Monday, January 24, 2011

National Unreachable Wilderness Area

The term National Unreachable Wilderness Area is a joke from the Fabulous Furry Freak Brothers, who went on vacation there in about 1971 and had hilarious stoner adventures. I've used it ever since to describe US National Parkland, and by some twist of fate that I won't get into, I actually work inside one, in Southern California. It's only actually unreachable about three days a year when the road washes out, but it's certainly unreachable then.

This is the view from outside one of our buildings: So Cal sunset on the mountains.

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We have all kinds of wildlife, mostly inimical and retiring, like our rattlesnakes. (Rattlesnakes not shown.)

Some of the wildlife is the ubiquitous fluffy bunny.

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Some of it couldn't give a toss about humans, although I think this little critter was beginning to resent me after I took a few too many photos.

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...at least judging by the way he was 'smiling' at me.

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Some of the W.L. picks up the pieces after the inimical ones do their killing. (Actually, it's probably the main road in the valley that does most of the fluffy bunny and raccoon killing.)

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We have a lot of vultures.

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No, I mean really a *lot* of vultures.

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Like that. And that's just one tree.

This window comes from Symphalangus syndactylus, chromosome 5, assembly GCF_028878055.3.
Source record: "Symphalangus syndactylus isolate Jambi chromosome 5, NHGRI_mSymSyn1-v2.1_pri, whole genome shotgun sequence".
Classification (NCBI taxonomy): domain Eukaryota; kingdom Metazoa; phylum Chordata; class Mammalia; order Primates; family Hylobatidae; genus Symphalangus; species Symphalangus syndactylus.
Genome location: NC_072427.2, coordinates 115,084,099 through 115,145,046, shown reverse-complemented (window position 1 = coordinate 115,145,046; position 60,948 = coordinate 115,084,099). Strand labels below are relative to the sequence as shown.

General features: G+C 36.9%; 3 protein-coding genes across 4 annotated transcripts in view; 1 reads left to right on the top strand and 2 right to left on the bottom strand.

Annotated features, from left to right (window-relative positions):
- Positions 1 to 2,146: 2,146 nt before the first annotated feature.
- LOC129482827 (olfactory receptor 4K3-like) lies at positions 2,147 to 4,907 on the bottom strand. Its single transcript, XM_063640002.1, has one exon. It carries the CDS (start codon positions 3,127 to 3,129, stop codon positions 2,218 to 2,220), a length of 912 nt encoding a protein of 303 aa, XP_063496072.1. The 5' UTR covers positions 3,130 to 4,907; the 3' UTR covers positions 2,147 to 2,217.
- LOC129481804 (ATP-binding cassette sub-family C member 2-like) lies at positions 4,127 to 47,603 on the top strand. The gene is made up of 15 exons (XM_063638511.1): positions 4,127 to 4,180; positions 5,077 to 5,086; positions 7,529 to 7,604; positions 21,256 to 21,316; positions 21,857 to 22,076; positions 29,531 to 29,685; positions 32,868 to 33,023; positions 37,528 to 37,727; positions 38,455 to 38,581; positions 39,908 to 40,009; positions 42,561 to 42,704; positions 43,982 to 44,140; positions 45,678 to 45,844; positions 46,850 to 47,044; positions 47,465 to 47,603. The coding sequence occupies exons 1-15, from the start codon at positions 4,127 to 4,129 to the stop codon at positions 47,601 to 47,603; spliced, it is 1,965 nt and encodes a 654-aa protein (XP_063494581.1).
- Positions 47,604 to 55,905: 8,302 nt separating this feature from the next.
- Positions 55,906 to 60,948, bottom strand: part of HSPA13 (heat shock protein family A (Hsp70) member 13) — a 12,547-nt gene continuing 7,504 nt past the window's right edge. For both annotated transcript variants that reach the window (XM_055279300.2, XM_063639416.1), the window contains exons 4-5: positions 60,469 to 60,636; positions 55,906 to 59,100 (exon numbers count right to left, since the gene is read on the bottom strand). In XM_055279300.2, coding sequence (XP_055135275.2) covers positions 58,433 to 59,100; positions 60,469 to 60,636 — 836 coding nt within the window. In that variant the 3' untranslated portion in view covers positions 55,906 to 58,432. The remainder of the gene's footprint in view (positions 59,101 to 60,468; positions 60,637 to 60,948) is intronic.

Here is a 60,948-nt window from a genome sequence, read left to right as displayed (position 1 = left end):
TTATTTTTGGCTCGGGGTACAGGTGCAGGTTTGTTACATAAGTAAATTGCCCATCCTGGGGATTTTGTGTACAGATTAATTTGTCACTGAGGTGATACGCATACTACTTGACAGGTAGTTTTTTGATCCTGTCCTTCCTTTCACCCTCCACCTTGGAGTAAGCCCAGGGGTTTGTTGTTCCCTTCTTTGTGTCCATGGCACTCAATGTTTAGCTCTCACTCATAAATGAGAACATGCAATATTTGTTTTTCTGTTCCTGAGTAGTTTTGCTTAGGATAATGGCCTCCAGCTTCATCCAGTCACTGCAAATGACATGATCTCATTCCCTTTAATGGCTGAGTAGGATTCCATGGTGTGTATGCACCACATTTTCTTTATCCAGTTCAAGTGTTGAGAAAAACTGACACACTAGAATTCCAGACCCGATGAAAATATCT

And I guess we have a lot of mistletoe too. As in the photo above, it really shows up in the winter, when it's green and leafy and the sycamores aren't. It's a hemiparasite. When the sap rises in spring and the sycamore leaves grow to shade it, it's parasitic. In winter it stays green and makes its own food.

3 comments:

KaliDurga said...

Very nice shots of the vulture and the rabbit. What sort of camera did you drag into work to get those?

Peromyscus said...

Thanks. It's a Nikon D5000 body with a Nikkor 18 - 200 mm lens...which is why you see me with a cellphone camera and not my 'big camera' at gigs. It's just too big, heavy and expensive to get into a mosh pit.

The vulture is probably the longest shot I can do without a tripod, but it got several of that quality without camera shake interfering.

KaliDurga said...

Same reason all of my shots are taken with a point'n'shoot pocket camera-- I'm not going to carry something heavy (&/or expensive) when tromping through the woods. Definitely more convenient to have the wildlife come to you.

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